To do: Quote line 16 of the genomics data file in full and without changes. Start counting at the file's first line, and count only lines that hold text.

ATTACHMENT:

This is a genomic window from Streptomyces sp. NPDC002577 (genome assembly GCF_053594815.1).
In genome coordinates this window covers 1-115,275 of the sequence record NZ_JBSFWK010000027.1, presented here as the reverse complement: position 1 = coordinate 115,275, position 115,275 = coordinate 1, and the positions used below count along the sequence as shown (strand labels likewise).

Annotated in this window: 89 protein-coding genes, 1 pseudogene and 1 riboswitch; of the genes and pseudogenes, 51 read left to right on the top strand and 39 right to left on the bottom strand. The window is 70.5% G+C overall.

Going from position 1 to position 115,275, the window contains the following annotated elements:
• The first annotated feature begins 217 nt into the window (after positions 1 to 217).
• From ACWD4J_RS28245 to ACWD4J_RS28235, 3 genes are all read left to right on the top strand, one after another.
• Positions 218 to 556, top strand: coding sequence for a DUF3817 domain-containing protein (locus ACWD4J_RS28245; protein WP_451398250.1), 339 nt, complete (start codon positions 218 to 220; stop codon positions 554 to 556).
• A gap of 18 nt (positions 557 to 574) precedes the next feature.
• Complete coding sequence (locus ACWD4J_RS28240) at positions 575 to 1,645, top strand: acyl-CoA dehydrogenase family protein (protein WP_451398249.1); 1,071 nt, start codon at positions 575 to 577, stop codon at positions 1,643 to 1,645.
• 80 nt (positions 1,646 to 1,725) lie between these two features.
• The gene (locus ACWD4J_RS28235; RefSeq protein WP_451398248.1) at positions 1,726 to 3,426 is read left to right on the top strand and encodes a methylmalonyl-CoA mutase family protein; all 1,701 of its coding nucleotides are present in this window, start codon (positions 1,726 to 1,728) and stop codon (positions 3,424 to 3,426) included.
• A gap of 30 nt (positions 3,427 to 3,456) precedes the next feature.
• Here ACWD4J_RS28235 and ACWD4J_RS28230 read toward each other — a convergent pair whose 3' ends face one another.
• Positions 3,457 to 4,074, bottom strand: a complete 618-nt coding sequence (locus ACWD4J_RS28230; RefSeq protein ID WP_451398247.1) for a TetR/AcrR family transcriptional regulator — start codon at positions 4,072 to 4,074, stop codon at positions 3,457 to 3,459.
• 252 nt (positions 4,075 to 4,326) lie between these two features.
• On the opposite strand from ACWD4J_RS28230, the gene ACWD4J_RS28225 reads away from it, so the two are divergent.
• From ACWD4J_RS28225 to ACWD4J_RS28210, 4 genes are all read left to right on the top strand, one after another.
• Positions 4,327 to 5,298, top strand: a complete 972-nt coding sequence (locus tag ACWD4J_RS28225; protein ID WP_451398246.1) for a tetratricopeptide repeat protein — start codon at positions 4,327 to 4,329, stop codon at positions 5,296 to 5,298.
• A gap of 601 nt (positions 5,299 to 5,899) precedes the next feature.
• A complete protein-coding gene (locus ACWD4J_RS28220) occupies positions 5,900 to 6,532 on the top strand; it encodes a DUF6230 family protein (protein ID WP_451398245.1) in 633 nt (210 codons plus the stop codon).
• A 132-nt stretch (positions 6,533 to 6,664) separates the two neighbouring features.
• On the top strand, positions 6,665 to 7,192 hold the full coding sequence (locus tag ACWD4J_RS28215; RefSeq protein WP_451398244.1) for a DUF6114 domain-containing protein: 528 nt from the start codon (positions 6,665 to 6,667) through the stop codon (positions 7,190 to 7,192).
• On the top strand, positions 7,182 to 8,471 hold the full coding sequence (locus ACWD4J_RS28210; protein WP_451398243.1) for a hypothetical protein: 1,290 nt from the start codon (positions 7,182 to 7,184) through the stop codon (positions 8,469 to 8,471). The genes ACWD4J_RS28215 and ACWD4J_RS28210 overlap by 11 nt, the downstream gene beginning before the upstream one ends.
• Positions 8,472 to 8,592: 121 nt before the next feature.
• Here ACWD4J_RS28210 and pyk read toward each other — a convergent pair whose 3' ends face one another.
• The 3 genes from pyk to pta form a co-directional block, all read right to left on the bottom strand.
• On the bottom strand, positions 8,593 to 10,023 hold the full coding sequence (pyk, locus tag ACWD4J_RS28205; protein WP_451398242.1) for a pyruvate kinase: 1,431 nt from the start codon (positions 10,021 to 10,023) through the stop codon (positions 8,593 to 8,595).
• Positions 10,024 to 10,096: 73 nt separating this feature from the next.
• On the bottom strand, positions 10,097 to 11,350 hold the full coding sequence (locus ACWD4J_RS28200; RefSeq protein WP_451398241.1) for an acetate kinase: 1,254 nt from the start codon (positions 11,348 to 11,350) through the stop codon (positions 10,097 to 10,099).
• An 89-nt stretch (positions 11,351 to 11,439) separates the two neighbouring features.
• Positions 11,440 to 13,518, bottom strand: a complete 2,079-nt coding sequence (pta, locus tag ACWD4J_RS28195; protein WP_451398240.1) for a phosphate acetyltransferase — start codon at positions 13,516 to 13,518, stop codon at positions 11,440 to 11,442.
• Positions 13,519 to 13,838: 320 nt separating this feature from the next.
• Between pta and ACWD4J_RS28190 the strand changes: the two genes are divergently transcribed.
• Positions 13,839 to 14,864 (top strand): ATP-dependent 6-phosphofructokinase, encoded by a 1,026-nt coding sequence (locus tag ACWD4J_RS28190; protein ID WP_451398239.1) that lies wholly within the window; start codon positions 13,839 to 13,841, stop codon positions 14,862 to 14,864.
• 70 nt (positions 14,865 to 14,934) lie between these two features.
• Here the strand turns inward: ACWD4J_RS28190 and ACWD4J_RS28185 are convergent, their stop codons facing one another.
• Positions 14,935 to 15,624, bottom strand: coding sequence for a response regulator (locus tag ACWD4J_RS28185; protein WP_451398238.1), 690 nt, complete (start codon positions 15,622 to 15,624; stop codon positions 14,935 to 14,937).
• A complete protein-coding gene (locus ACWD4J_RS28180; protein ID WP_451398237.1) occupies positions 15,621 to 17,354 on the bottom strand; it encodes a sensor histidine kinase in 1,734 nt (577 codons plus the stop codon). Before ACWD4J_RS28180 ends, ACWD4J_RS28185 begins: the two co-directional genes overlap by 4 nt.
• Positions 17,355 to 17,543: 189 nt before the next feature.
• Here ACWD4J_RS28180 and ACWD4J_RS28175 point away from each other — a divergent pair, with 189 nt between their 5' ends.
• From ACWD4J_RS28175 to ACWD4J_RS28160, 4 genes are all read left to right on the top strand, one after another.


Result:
• On the opposite strand from ACWD4J_RS28230, the gene ACWD4J_RS28225 reads away from it, so the two are divergent.